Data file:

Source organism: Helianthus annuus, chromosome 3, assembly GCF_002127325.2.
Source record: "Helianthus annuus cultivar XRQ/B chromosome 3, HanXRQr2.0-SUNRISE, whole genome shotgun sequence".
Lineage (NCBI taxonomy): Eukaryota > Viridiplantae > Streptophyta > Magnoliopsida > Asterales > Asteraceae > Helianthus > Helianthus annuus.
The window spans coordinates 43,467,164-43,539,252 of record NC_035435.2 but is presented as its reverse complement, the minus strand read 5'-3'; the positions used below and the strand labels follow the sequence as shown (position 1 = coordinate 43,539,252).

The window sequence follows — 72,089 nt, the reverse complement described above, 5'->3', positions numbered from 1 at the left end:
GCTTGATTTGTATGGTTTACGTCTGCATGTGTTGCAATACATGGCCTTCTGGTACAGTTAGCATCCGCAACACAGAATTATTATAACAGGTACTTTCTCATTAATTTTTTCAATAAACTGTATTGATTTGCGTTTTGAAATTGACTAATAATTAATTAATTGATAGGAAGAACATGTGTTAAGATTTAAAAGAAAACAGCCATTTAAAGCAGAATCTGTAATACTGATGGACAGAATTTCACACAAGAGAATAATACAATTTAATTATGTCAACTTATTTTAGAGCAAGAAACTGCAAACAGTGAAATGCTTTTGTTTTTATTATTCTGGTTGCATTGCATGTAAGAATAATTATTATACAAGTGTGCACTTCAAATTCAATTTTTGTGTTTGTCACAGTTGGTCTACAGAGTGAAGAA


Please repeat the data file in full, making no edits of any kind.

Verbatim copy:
Source organism: Helianthus annuus, chromosome 3, assembly GCF_002127325.2.
Source record: "Helianthus annuus cultivar XRQ/B chromosome 3, HanXRQr2.0-SUNRISE, whole genome shotgun sequence".
Lineage (NCBI taxonomy): Eukaryota > Viridiplantae > Streptophyta > Magnoliopsida > Asterales > Asteraceae > Helianthus > Helianthus annuus.
The window spans coordinates 43,467,164-43,539,252 of record NC_035435.2 but is presented as its reverse complement, the minus strand read 5'-3'; the positions used below and the strand labels follow the sequence as shown (position 1 = coordinate 43,539,252).

The window sequence follows — 72,089 nt, the reverse complement described above, 5'->3', positions numbered from 1 at the left end:
GCTTGATTTGTATGGTTTACGTCTGCATGTGTTGCAATACATGGCCTTCTGGTACAGTTAGCATCCGCAACACAGAATTATTATAACAGGTACTTTCTCATTAATTTTTTCAATAAACTGTATTGATTTGCGTTTTGAAATTGACTAATAATTAATTAATTGATAGGAAGAACATGTGTTAAGATTTAAAAGAAAACAGCCATTTAAAGCAGAATCTGTAATACTGATGGACAGAATTTCACACAAGAGAATAATACAATTTAATTATGTCAACTTATTTTAGAGCAAGAAACTGCAAACAGTGAAATGCTTTTGTTTTTATTATTCTGGTTGCATTGCATGTAAGAATAATTATTATACAAGTGTGCACTTCAAATTCAATTTTTGTGTTTGTCACAGTTGGTCTACAGAGTGAAGAA